Any sports writer will tell you that a great rivalry makes for a good story. But you also need a good story to make a great rivalry. Only when we have projected our ideals and our fears onto the adversaries, casting them as heroes or villains, do we truly care who wins the game.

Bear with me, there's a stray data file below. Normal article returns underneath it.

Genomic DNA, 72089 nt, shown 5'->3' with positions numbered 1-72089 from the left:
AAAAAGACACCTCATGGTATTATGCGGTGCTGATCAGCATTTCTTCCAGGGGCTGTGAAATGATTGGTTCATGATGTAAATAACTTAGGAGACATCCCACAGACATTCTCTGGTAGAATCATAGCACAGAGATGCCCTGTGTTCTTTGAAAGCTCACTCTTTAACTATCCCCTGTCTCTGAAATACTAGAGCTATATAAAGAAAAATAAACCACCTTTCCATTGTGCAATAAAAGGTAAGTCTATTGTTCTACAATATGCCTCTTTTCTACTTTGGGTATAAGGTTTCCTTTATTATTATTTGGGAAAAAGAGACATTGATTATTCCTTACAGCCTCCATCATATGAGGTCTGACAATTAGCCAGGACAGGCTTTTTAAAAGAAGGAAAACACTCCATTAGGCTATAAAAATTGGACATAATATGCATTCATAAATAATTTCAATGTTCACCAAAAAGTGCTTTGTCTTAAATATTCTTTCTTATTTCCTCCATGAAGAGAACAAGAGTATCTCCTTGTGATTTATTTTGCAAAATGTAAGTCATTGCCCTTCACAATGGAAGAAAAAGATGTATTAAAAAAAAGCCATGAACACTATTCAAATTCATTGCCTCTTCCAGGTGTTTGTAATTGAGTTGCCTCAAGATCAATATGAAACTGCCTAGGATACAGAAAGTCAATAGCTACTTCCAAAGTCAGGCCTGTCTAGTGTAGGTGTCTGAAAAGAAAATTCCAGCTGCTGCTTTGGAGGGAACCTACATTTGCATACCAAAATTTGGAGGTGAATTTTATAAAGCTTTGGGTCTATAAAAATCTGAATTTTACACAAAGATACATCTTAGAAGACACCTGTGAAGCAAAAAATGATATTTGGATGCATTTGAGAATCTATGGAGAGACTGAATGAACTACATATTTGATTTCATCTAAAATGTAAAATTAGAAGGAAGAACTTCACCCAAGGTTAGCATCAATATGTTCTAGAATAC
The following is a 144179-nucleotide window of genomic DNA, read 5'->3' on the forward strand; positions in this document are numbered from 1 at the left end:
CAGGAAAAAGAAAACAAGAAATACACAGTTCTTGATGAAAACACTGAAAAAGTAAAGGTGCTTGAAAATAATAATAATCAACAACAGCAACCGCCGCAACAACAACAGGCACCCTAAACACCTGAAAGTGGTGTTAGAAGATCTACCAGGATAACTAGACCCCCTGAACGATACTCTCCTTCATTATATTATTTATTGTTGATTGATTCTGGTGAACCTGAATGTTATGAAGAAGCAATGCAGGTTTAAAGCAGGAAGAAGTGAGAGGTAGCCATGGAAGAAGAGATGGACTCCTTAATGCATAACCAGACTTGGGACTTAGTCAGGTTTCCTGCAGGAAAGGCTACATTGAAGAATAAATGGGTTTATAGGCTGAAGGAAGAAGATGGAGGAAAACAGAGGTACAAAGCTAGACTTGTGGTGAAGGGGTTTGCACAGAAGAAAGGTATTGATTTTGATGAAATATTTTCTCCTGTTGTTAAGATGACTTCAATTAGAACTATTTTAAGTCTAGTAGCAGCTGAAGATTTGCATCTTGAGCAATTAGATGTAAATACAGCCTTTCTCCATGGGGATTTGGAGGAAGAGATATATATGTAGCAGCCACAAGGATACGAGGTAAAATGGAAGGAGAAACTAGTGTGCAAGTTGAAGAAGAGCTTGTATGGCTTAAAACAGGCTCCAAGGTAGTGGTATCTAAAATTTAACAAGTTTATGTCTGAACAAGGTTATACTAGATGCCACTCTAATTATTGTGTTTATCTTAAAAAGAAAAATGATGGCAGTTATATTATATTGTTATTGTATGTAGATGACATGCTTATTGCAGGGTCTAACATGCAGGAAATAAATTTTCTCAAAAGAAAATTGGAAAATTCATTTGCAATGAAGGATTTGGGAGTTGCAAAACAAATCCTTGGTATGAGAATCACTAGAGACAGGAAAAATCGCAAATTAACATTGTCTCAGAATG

The rivalry between the U.S. and China for economic dominance commands attention because of its massive significance for our own economy, but it also carries a compelling narrative: Each nation is the global standard-bearer for a distinct set of ideals. In this issue, economic historian Carl Benedikt Frey views that rivalry through the lens of culture and discusses how it has influenced the two countries’ comparative advantages. While he leaves aside questions of dueling ideologies, I think there is nonetheless an “idea of America” underlying the essay — an idea that has been under siege since well before Jan. 6, when a mob invaded the U.S. Capitol seeking to accomplish by brute force what it had failed to achieve at the ballot box.